For we do not have a high priest who is unable to empathize with our weaknesses, but we have one who has been tempted in every way, just as we are—yet he did not sin. 16 Let us then approach God’s throne of grace with confidence, so that we may receive mercy and find grace to help us in our time of need. (Hebrews 4:15, 16).

Comments

  1. Thanks for addressing this question, Sheila. In my opinion, sexual temptation for adults is far more prevalent now than it was in our grandparents’ day. The reality is when women and men work closely together in an office environment there will be temptations of this sort. (Provocative dress on the part of some individuals does not help here. In fact, one might consider inappropriate attire by women as a form of sexual harassment of male employees. As a contract worker, I have worked in many office environments and seen cases of this.) The suggestions you provide are helpful. Perhaps, one of the greatest (read: strongest) defenses against such sexual temptation is to nurture loving sexual intimacy in one’s own marriage. Sexual refusers and gatekeepers are making their spouse more vulnerable in this area.
    Larry B of larrysmusings.com recently posted…tea bag wisdom and the summer solsticeMy Profile

    • Sheila I like this post. Thank you. Larry while I agree with the suggestion of nuturing intimacy in your marriage (a two way street of course), I entirely disagree with your statement about blaming women to the point of sexual harassment. You can’t be serious. I would encourage you to read an entirely different side of things in this blog: http://thesaltcollective.org/modesty-whensuitsbecomestumblingblock/ Seriously. Blaming women for this has got to stop.

      • My daughters and I read that satire this weekend! It was hilarious, and really insightful.

      • Erin, what i would do over in my comment above is to clarify more clearly that sexual temptation affects those persons who are married as well as those who are single adults, separated and divorced persons. As to sexual harassment, I am not blaming women when they are sexually harassed (I do not blame victims). A careful reading of my above comment here might help: ” . . . one might consider inappropriate attire by women as a form of sexual harassment of male employees.” Let’s agree to disagree on this one. (And, some husbands are sexual refusers.) Best wishes.
        Larry B of larrysmusings.com recently posted…Charlotte Perkins Gilman – some challenging thoughtsMy Profile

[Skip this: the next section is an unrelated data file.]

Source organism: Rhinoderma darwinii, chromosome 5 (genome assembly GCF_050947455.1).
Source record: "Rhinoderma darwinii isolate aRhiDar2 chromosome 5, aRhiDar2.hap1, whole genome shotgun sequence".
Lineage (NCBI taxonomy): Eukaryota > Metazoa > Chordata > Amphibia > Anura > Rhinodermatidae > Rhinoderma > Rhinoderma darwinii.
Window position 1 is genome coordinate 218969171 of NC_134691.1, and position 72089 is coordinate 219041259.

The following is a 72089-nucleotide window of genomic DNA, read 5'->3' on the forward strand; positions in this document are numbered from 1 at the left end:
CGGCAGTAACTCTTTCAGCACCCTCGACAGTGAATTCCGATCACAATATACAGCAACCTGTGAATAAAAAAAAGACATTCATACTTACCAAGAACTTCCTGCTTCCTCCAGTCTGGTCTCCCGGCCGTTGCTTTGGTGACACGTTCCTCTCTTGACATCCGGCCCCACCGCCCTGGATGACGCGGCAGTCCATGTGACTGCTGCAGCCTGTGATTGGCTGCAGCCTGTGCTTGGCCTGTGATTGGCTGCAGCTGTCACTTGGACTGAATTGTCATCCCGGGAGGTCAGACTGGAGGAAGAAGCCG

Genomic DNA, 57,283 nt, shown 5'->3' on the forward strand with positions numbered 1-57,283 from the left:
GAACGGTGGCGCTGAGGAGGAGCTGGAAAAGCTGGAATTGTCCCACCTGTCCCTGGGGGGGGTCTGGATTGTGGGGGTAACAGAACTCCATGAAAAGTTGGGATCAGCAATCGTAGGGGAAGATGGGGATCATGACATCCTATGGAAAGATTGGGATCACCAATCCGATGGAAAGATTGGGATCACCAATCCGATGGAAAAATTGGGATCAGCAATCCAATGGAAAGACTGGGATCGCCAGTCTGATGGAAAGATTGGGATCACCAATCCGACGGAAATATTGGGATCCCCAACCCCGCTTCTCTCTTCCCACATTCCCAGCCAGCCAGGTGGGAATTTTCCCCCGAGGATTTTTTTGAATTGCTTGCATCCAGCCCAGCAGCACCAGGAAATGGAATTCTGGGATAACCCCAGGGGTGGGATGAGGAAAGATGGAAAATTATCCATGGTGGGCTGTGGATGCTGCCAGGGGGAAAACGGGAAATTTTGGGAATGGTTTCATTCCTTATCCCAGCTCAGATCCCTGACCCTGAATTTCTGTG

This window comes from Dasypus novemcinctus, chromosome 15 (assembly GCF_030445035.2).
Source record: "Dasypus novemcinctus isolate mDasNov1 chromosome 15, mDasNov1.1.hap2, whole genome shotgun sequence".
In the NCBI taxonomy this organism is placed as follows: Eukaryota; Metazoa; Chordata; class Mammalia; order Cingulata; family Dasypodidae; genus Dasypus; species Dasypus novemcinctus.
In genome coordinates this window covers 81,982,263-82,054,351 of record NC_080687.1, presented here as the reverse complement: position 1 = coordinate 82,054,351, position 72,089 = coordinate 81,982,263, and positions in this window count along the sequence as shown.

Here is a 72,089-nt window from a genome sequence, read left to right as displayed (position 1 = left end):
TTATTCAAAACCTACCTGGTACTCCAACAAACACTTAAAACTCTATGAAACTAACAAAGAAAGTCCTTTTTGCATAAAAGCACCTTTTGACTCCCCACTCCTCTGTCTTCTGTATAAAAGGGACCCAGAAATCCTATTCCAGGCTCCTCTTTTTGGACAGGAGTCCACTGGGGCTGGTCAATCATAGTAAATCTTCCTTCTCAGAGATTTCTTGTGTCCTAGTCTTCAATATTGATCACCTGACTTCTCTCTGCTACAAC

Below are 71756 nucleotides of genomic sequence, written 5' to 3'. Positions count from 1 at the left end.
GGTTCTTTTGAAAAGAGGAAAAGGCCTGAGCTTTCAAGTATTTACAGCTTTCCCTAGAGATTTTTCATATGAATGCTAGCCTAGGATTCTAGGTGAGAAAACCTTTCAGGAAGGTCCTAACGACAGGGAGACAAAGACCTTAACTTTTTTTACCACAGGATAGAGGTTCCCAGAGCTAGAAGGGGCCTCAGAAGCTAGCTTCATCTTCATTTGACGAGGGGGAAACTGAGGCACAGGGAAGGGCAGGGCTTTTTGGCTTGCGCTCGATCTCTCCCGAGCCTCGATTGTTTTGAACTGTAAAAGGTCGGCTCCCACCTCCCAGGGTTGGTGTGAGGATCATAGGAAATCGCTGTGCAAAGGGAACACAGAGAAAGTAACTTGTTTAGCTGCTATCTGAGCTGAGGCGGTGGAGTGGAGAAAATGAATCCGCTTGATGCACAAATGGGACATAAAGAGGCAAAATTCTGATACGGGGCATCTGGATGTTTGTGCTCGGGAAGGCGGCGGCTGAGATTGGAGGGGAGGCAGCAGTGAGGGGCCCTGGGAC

2. First, I want to thank you for not endorsing masturbation. We hear too often in secular society that “everyone does it” and it is normal but it is contrary to the will of God and His plan for how he created us.
    On a different note, but mentioned in your post so I want to clarify: Paul did not found the Church. I have never heard a Christian say this and I was quite surprised. So I wanted to make note of it. Of course, he was sent out to evangelize and brought many people to Christ. But he did not found the Church. Jesus built His church on Peter. Matthew 16:18

    • I know what you’re saying, but he did found the church in Ephesus, and Philippi, and Corinth, and Rome, and all those other cities that he visited. That’s what I meant. Not “found the church” as a whole, but certainly found the churches in those cities, along with his missionary partners! That’s just generally the way that we talk about it–in the same way that missionaries today who go to unreached places “found” the church in those places. They walk in where there is no church, and then when they leave there is one, because they founded it. Sorry if there was confusion!

      • Thanks for clearing that up. It was just startling to me when I read that in the original post. Thanks for tackling the issue of temptation. It was a good post overall.

  3. Excellent article! I can vouch for every single point. What you are saying works.

    But I love how you worded a few things, sometimes hearing things said a different way increases understanding. The sublimation thing is perfect. And even more than just diverting energy, it focusses the mind on things that are or significant purpose.